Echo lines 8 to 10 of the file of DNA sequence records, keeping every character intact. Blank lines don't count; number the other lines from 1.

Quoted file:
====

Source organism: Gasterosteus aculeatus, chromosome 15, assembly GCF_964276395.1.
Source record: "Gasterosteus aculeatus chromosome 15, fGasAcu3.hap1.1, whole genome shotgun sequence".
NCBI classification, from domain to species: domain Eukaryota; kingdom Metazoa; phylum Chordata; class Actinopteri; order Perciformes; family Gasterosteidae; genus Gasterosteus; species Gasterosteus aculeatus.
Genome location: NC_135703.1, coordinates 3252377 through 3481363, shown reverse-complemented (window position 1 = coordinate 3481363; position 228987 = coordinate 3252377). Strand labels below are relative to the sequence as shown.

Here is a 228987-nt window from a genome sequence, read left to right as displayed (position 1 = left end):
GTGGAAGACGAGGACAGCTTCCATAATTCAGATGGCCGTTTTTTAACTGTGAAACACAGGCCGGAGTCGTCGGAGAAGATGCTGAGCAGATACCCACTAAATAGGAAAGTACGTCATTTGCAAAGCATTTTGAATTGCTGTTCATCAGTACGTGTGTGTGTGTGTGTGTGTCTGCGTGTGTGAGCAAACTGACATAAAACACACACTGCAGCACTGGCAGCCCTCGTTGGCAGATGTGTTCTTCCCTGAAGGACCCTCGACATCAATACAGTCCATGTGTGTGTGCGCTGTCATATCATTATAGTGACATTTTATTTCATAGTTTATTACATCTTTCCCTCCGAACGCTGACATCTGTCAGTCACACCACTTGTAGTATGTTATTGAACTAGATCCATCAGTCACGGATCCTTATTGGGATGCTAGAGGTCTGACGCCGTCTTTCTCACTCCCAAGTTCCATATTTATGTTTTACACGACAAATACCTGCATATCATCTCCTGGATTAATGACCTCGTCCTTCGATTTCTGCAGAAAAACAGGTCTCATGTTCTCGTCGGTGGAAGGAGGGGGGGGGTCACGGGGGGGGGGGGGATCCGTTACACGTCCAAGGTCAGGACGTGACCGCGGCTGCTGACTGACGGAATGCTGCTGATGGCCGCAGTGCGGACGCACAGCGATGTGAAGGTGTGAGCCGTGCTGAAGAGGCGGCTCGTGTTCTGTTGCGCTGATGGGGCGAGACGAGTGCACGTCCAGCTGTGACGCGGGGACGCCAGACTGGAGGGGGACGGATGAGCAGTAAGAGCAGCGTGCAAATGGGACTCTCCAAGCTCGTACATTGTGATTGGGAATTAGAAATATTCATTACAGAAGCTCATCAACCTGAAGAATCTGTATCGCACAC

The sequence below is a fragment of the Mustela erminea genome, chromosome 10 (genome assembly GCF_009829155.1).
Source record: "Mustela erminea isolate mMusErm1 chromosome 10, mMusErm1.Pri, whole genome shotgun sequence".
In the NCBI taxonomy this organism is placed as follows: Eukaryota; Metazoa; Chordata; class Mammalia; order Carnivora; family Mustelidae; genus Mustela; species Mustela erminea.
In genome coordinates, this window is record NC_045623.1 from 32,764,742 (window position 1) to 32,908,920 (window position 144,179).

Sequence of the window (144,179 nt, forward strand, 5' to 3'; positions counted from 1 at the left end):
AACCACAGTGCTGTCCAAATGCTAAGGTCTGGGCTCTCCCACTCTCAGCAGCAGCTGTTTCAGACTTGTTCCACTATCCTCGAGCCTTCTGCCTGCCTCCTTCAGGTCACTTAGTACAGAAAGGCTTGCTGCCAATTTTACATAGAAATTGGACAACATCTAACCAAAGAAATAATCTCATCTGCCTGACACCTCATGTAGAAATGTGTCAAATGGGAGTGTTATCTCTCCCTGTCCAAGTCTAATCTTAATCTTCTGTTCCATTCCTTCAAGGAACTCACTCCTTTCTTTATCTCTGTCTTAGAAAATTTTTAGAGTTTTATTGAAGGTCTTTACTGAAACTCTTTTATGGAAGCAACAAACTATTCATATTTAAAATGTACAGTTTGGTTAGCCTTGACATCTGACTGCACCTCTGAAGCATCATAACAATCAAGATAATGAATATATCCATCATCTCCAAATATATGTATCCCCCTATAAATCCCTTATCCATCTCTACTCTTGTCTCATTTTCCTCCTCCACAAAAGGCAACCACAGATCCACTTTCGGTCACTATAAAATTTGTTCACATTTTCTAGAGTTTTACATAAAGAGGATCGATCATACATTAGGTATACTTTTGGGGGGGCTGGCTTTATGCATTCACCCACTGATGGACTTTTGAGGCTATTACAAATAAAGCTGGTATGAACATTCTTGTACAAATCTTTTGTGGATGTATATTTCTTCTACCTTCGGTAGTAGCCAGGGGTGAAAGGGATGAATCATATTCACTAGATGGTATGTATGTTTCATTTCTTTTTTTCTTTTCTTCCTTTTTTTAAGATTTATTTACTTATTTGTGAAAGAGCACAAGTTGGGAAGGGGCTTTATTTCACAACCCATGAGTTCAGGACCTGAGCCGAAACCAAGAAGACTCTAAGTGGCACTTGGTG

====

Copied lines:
Source record: "Mustela erminea isolate mMusErm1 chromosome 10, mMusErm1.Pri, whole genome shotgun sequence".
In the NCBI taxonomy this organism is placed as follows: Eukaryota; Metazoa; Chordata; class Mammalia; order Carnivora; family Mustelidae; genus Mustela; species Mustela erminea.
In genome coordinates, this window is record NC_045623.1 from 32,764,742 (window position 1) to 32,908,920 (window position 144,179).